Court releases 3 generals, 1 admiral in coup probe

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Detained Turkish soldiers who allegedly took part in a military coup arrive in a bus at the courthouse in Istanbul on July 20, 2016, following the military coup attempt of July 15. Turkish President Recep Tayyip Erdogan was today to chair a crunch security meeting in Ankara for the first time since the failed coup, with tens of thousands either detained or sacked from their jobs in a widening purge. BULENT KILIC / AFP

An İstanbul court on Friday released three generals and an admiral who were detained as part of investigation into a coup attempt on July 15, the Hurriyet daily reported.

According to the report Maj. Gen. Veli Yıldırım, Brig. Gen. Ali Akyürek, Brig. Gen. Şener Yazıcıoğlu and Rear Adm. Ömer Mesut Ak were released due to a lack of evidence despite suspicions that they cooperated with the coup plotters.

The court decision marked the first release of high-ranking military members as part of the ongoing investigation into the coup attempt of July 15.

Maj. Gen. Yıldırım was forced into retirement by the Supreme Military Council (YAŞ), while Rear Adm. Ak was dismissed from the military under a state of emergency decree.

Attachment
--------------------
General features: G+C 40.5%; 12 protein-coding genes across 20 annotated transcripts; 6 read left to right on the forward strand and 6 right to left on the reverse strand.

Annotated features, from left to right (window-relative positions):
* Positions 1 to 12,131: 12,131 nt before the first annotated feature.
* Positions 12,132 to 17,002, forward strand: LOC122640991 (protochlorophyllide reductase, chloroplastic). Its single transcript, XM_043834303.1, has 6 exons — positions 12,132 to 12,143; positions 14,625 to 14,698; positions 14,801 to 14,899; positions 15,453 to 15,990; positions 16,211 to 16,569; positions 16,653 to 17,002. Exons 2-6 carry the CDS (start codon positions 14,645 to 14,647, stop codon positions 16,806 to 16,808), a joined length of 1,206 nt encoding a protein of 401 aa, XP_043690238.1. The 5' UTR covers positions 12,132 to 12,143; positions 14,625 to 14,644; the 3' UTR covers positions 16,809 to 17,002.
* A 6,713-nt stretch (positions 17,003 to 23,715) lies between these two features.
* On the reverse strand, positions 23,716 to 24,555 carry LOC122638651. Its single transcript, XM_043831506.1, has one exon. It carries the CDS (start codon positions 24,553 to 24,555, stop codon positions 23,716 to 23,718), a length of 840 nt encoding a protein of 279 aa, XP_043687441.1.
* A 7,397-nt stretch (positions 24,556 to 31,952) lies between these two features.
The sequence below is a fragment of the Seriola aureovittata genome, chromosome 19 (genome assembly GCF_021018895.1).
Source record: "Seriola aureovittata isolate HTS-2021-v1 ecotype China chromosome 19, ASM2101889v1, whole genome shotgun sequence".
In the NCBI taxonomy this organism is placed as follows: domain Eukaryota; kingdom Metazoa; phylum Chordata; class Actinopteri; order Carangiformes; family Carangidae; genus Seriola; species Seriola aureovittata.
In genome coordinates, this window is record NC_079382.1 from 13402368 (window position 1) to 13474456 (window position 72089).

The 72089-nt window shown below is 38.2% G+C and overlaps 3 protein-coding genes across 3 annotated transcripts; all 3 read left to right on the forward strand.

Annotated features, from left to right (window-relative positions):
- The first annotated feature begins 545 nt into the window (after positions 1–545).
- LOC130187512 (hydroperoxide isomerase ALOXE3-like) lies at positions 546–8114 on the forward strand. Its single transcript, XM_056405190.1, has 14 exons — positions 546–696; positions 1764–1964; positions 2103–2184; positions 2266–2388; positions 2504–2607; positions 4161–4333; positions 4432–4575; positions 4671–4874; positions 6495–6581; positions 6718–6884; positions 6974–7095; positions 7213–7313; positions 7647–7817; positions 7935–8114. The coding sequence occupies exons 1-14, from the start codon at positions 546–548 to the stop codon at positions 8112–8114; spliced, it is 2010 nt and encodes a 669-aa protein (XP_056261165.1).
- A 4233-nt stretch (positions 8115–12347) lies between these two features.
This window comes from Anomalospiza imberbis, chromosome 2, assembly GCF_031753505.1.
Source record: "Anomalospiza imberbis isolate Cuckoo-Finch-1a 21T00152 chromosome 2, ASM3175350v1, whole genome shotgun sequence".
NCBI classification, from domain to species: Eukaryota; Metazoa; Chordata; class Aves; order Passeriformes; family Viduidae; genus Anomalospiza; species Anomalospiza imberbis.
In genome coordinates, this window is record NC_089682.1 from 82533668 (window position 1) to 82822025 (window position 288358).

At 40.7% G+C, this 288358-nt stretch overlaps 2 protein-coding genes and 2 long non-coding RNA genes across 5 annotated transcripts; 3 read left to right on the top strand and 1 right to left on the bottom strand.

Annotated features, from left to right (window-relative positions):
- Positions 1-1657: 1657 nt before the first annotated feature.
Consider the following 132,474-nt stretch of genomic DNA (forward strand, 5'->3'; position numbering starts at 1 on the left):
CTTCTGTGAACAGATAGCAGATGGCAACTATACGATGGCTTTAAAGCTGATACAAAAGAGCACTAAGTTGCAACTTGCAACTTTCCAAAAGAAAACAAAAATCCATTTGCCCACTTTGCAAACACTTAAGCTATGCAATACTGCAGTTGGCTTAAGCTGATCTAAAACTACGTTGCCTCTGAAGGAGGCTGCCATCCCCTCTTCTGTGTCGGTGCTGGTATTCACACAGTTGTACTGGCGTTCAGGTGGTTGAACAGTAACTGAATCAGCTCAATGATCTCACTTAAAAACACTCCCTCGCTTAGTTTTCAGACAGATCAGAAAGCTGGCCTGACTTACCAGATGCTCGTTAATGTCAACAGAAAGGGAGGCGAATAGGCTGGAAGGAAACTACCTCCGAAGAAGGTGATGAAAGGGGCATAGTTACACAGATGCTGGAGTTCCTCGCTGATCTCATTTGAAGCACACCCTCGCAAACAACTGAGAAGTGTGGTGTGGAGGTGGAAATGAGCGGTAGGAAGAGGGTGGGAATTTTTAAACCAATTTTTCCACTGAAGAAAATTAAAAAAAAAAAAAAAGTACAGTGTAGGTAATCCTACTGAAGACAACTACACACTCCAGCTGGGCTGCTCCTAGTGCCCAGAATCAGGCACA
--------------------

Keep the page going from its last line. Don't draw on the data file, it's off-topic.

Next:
A total of 3,939 military members have been expelled from the Turkish Armed Forces (TSK) since the failed coup attempt.

Turkey experienced a military coup attempt on July 15 that killed over 240 people and wounded more than a thousand others. Immediately after the putsch, the Justice and Development Party (AKP) government along with President Recep Tayyip Erdoğan pinned the blame on the Gülen movement despite the lack of any evidence to that effect.

The Gülen movement strongly denies having any role in the putsch.

Turkish Islamic scholar Fethullah Gülen, who inspired the movement, called for an international investigation into the coup attempt, but President Erdoğan — calling the coup attempt “a gift from God” — and the government initiated a widespread purge aimed at cleansing sympathizers of the movement from within state institutions, dehumanizing its popular figures and putting them in custody.

More than 100,000 people have been purged from state bodies, more than 70,000 detained and 34,000 arrested since the coup attempt.

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